While much of the planet’s water is now concentrated in the polar ice caps, scientists have speculated some of Mars’ past water could still be located underground. Thanks to a new study by a team of Italian scientists, it has now been confirmed that liquid water still exists beneath Mars’ southern polar region. This discovery has put an end to a fifteen-year mystery and bolstered the potential for future missions to Mars.
So far, robotic missions have revealed considerable evidence of past water on Mars. These include dried-out river valleys and gigantic outflow channels discovered by orbiters, and evidence of mineral-rich soils that can only form in the presence of liquid water by rovers and landers. Early evidence from the ESA’s Mars Express probe has also showed that water-ice exists at the planet’s poles and is buried in the layers interspersed with dust.
However, scientists have long suspected that liquid water could exist beneath the polar ice caps, much in the same way that liquid water is believed to underlie glaciers here on Earth. In addition, the presence of salts on Mars could further reduce the melting point of subsurface water and keep it in a liquid state, despite the sub-zero temperatures present on both the surface and underground.
For many years, data from the Mars Express’Mars Advanced Radar for Subsurface and Ionosphere Sounding (MARSIS) instrument – which has been used to study the southern polar region – has remained inconclusive. Like all ground-penetrating radar, this instrument relies on radar pulses to map surface topography and determine the properties of the materials that lie beneath the surface.
Luckily, after considerable analysis, the study team was able to develop new techniques that allowed them to collect enough high-resolution data to confirm the presence of liquid water beneath the southern ice cap. As Andrea Cicchetti, the MARSIS operations manager and a co-author on the new paper, indicated:
“We’d seen hints of interesting subsurface features for years but we couldn’t reproduce the result from orbit to orbit, because the sampling rates and resolution of our data was previously too low. We had to come up with a new operating mode to bypass some onboard processing and trigger a higher sampling rate and thus improve the resolution of the footprint of our dataset: now we see things that simply were not possible before.”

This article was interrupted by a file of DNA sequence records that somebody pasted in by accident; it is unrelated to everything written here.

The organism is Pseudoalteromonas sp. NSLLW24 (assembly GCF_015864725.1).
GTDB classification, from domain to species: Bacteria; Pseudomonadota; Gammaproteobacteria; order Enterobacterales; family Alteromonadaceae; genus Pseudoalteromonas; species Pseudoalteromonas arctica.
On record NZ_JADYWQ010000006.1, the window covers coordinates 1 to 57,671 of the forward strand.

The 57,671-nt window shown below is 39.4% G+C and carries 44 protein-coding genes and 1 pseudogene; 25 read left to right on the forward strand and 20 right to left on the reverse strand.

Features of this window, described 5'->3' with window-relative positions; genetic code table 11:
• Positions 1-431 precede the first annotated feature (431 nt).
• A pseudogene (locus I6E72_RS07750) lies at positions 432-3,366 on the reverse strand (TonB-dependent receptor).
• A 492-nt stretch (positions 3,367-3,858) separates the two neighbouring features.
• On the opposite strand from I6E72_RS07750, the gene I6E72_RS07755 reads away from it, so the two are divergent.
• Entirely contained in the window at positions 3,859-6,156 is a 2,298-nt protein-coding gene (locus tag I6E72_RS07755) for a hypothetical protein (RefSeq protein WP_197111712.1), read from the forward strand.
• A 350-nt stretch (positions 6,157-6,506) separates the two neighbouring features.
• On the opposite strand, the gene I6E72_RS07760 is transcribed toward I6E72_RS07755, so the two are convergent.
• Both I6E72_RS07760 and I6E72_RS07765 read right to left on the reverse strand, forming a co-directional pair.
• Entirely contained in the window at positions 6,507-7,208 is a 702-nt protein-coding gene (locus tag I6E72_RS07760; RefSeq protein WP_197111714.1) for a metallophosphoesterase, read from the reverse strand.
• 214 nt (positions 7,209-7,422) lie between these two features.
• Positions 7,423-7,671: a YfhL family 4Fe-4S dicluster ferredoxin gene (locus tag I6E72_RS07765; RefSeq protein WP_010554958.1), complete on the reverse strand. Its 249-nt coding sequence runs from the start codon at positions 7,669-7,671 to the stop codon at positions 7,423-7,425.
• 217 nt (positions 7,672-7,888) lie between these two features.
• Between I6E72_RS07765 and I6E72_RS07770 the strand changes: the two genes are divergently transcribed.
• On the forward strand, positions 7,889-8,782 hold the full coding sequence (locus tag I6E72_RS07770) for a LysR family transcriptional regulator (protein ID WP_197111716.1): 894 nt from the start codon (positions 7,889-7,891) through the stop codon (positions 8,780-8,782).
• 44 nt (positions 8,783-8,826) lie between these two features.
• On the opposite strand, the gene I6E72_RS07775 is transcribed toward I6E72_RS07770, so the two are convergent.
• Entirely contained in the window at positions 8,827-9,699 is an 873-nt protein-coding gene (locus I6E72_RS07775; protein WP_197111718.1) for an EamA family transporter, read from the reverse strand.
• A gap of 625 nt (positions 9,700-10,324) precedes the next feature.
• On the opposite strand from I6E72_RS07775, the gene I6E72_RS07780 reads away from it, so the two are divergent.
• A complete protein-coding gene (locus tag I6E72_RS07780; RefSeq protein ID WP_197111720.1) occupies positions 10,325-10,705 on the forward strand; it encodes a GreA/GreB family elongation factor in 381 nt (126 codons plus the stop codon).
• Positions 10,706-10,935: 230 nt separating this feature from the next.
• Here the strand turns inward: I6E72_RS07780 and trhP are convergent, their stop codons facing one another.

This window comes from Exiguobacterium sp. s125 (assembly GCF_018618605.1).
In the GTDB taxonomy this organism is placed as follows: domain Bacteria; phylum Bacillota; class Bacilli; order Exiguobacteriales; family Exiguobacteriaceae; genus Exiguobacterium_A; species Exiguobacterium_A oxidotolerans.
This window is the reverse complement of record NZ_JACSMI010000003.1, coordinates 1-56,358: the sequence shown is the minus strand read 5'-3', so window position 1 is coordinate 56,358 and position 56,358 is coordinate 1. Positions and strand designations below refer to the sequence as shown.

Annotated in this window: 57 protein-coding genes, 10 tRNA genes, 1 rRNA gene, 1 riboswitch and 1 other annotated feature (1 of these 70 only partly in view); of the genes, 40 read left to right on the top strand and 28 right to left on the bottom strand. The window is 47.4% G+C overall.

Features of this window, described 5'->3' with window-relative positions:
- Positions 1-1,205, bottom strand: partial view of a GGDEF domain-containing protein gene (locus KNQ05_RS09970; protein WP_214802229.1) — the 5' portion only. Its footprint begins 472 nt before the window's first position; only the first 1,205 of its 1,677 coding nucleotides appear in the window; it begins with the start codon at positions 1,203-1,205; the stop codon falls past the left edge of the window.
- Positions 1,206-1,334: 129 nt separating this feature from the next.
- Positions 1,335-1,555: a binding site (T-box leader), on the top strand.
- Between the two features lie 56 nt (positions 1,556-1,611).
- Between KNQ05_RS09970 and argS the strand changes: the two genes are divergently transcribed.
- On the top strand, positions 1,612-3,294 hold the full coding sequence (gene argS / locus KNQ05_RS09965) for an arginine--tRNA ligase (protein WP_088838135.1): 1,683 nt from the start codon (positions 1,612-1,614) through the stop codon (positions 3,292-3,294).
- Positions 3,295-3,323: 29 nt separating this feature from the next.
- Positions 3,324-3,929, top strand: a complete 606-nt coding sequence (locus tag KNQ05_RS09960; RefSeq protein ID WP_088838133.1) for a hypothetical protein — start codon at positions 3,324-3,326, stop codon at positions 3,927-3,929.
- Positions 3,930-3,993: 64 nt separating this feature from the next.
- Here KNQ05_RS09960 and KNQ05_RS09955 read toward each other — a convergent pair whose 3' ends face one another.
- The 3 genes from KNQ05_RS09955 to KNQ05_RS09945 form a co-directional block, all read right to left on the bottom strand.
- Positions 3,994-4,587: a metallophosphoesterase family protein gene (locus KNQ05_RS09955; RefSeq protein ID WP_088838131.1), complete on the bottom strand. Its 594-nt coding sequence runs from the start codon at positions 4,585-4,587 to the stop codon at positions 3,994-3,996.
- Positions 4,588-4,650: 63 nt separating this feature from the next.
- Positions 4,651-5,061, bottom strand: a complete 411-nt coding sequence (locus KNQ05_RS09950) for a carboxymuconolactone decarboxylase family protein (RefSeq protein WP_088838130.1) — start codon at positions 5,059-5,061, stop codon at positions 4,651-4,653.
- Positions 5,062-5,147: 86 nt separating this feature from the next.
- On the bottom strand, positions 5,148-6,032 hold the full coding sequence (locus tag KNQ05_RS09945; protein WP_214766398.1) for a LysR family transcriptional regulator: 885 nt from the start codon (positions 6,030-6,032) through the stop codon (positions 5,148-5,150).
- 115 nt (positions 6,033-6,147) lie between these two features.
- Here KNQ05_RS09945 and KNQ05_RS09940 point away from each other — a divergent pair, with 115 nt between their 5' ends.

What they found was that the southern polar region is made of many layers of ice and dust down to a depth of about 1.5 km over a 200 km-wide area, and featured an anomalous area measuring 20-km wide. As Roberto Orosei, the principal investigator of the MARSIS experiment and lead author of the paper, explained in a recent ESA press release:
“This subsurface anomaly on Mars has radar properties matching water or water-rich sediments. This is just one small study area; it is an exciting prospect to think there could be more of these underground pockets of water elsewhere, yet to be discovered.”
After analyzing the properties of the reflected radar signals and taking into account the composition of the layered deposits and expected temperature profiles below the surface, the scientists concluded that the 20-km wide feature is an interface between the ice and a stable body of liquid water. For MARSIS to be able to detect such a patch of water, it would need to be at least several tens of centimeters thick.
These findings also raise the possibility of there being life on Mars, both now and in the past. This is based on research that found microbial life in Lake Vostok, which is located some 4 km (2.5 mi) below the ice in Antarctica. If life can thrive in salty, subglacial environments on Earth, then it is possible that they could survive on Mars as well. Determining if this is the case will be the purpose of existing and future missions to Mars.
As Dmitri Titov, one of the Mars Express project scientist, explained:
“The long duration of Mars Express, and the exhausting effort made by the radar team to overcome many analytical challenges, enabled this much-awaited result, demonstrating that the mission and its payload still have a great science potential. This thrilling discovery is a highlight for planetary science and will contribute to our understanding of the evolution of Mars, the history of water on our neighbour planet and its habitability.”